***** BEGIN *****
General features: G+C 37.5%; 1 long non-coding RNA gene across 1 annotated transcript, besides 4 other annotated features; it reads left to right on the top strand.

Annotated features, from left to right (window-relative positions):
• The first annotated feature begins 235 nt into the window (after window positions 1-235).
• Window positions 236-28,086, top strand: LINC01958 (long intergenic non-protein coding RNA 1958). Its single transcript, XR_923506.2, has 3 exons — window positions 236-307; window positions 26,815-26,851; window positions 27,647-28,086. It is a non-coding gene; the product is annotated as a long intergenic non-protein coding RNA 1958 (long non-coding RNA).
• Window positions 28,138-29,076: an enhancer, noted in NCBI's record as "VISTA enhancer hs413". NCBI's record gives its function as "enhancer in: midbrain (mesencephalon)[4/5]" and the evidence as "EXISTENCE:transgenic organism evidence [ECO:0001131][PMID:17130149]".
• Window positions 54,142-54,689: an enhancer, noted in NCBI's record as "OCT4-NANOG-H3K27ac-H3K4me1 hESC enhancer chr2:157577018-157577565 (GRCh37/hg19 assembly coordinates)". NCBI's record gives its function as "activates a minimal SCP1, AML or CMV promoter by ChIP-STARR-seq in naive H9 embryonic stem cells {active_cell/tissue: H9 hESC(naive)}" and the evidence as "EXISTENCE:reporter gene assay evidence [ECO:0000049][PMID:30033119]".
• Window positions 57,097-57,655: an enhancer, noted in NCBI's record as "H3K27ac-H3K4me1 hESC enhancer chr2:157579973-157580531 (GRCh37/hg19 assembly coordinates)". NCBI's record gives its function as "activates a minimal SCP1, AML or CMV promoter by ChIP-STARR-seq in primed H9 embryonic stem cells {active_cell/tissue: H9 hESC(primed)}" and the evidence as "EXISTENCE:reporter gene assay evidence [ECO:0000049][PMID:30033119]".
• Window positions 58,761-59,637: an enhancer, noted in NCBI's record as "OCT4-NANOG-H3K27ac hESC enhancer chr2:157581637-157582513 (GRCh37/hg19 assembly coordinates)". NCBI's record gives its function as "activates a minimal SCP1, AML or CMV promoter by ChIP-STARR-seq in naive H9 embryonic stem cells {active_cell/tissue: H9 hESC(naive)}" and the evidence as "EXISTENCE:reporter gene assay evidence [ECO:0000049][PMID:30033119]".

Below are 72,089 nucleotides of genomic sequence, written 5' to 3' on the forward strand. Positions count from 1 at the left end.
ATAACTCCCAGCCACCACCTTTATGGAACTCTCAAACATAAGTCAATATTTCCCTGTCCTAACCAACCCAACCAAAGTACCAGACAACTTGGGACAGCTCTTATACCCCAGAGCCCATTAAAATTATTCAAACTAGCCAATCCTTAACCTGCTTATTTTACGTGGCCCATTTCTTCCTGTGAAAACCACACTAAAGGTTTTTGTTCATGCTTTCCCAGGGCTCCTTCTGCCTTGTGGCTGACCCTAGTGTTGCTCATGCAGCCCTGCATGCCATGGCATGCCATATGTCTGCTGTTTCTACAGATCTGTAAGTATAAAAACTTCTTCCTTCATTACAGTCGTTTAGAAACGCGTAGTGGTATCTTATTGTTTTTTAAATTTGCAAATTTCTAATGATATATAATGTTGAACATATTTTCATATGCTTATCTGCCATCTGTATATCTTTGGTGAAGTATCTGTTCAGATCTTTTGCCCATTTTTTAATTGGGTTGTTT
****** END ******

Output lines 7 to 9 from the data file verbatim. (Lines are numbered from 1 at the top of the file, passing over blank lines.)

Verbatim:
• Window positions 57,097-57,655: an enhancer, noted in NCBI's record as "H3K27ac-H3K4me1 hESC enhancer chr2:157579973-157580531 (GRCh37/hg19 assembly coordinates)". NCBI's record gives its function as "activates a minimal SCP1, AML or CMV promoter by ChIP-STARR-seq in primed H9 embryonic stem cells {active_cell/tissue: H9 hESC(primed)}" and the evidence as "EXISTENCE:reporter gene assay evidence [ECO:0000049][PMID:30033119]".
• Window positions 58,761-59,637: an enhancer, noted in NCBI's record as "OCT4-NANOG-H3K27ac hESC enhancer chr2:157581637-157582513 (GRCh37/hg19 assembly coordinates)". NCBI's record gives its function as "activates a minimal SCP1, AML or CMV promoter by ChIP-STARR-seq in naive H9 embryonic stem cells {active_cell/tissue: H9 hESC(naive)}" and the evidence as "EXISTENCE:reporter gene assay evidence [ECO:0000049][PMID:30033119]".

Below are 72,089 nucleotides of genomic sequence, written 5' to 3' on the forward strand. Positions count from 1 at the left end.